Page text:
The Indianapolis Airport Authority has boosted the incentive package it is offering to airlines wanting to start international flights to the airport. The airport and the city have been trying for years to start transatlantic service, with flights to London being their primary goal. Presently, Toronto and Cancun are the only international destinations offered from Indianapolis.
The incentive package originally offered $50,000 in marketing support for the first year of a carrier’s international service. This has been increased to $400,000 over the first two years of service, dependent on the frequency of the flights. The marketing incentive can be used toward digital advertising, banners, and floor decals at the airport.
In addition to the marketing support, the airport is offering airlines the opportunity to have their fees waived, as well as a reduction in rent for the first two years of operation. Although the package is for any airline wanting to start international service to the airport, the airport is hopeful that it can incentivize British Airways to begin service to London.
British Airways has had success in serving mid-size American cities from their London hubs. In 2014, the carrier added service to Austin, Texas using the Boeing 787-8 aircraft. The service was very successful for the airline, which lead to Austin seeing a rotation of the larger Boeing 777-200 and Boeing 787-9 aircraft. Earlier this year, the airline began service to New Orleans using the Boeing 787-8 aircraft.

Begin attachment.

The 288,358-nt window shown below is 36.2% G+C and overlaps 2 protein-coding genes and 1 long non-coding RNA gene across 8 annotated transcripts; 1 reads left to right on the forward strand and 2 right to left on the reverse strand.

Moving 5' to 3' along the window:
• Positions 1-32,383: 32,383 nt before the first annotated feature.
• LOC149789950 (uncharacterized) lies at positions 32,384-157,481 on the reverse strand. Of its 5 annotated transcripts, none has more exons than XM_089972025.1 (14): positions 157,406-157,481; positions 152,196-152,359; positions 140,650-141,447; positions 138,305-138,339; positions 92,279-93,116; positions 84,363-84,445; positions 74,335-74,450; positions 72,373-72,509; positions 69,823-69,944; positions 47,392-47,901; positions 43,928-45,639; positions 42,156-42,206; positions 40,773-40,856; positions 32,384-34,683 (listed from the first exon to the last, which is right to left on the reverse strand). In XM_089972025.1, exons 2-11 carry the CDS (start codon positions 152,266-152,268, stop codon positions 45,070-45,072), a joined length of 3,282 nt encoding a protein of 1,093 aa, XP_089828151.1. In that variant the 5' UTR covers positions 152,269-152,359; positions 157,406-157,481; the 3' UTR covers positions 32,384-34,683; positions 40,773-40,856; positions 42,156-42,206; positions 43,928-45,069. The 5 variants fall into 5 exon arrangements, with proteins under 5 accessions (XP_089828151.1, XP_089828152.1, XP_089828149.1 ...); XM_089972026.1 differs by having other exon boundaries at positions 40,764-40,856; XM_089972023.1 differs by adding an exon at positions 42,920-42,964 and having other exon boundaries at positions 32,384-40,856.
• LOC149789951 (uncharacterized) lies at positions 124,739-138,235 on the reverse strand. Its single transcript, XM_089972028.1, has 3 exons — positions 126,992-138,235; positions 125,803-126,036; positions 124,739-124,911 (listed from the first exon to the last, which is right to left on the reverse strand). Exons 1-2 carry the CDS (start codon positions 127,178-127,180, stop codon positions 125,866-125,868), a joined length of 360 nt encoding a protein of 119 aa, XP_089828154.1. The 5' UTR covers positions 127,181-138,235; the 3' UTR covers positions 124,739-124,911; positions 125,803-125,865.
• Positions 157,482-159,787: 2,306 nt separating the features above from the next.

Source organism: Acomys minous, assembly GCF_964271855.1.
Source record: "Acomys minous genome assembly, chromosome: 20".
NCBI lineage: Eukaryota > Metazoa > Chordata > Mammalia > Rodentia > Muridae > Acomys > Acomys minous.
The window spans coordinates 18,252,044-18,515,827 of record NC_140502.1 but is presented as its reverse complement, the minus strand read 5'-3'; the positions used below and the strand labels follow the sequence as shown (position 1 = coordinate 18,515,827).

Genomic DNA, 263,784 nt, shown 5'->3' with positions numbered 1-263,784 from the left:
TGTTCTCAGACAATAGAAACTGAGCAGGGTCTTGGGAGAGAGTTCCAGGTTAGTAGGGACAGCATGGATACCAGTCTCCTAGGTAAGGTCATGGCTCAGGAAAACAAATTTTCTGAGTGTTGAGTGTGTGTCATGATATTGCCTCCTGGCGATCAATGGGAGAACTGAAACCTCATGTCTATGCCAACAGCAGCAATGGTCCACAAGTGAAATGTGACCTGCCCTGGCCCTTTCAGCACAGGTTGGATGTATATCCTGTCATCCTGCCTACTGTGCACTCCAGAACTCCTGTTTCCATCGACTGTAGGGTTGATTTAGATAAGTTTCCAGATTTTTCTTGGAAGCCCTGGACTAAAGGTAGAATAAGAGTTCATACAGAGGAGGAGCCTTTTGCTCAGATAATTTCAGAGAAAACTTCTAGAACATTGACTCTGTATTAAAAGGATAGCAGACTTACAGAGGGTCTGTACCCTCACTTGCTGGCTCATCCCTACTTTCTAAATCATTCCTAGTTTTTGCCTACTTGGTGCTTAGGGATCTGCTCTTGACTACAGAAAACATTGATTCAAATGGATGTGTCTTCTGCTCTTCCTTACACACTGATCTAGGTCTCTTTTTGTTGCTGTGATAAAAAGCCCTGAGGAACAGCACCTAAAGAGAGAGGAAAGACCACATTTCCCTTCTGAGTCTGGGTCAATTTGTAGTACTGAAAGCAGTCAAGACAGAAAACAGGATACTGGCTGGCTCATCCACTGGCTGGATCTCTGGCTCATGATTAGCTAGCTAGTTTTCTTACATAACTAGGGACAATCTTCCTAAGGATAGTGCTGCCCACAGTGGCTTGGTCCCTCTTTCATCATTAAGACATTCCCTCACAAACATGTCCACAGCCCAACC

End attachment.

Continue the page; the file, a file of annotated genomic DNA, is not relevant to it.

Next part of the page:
Indianapolis is joined in the push for transatlantic international service with similarly sized cities across the Midwest. Both St. Louis and Nashville are attempting to lure international service to their cities, with the two actively pursuing British Airways service to London or Condor service to Frankfurt.
All three cities have previously been home to hubs or focus cities. Indianapolis was a hub for ATA, and focus city for Northwest Airlines. St. Louis was a major hub for TWA before being purchased by American. Finally, Nashville was a hub for American Airlines before cutting back in the 1990s recession.
With Indianapolis’s most recent push, it seems transatlantic service is inevitable for the city. In addition to hosting the largest racing event in the world each May, the city is home to many corporations with ties to Europe. Pharmaceutical company Eli Lilly is headquartered in Indianapolis, and their largest research operation outside the U.S. is based in the UK. As of now, it does not seem to be an if, but rather a when for London to join the growing route map from Indianapolis.
Latest posts by Daniel Morley (see all)
- TBT (Throwback Thursday) in Aviation History: US Airways - July 20, 2017
- TBT (Throwback Thursday) in Aviation History: Go Fly - June 29, 2017
- Indianapolis Boosts Incentives for International Flights, Targets British Airways - June 28, 2017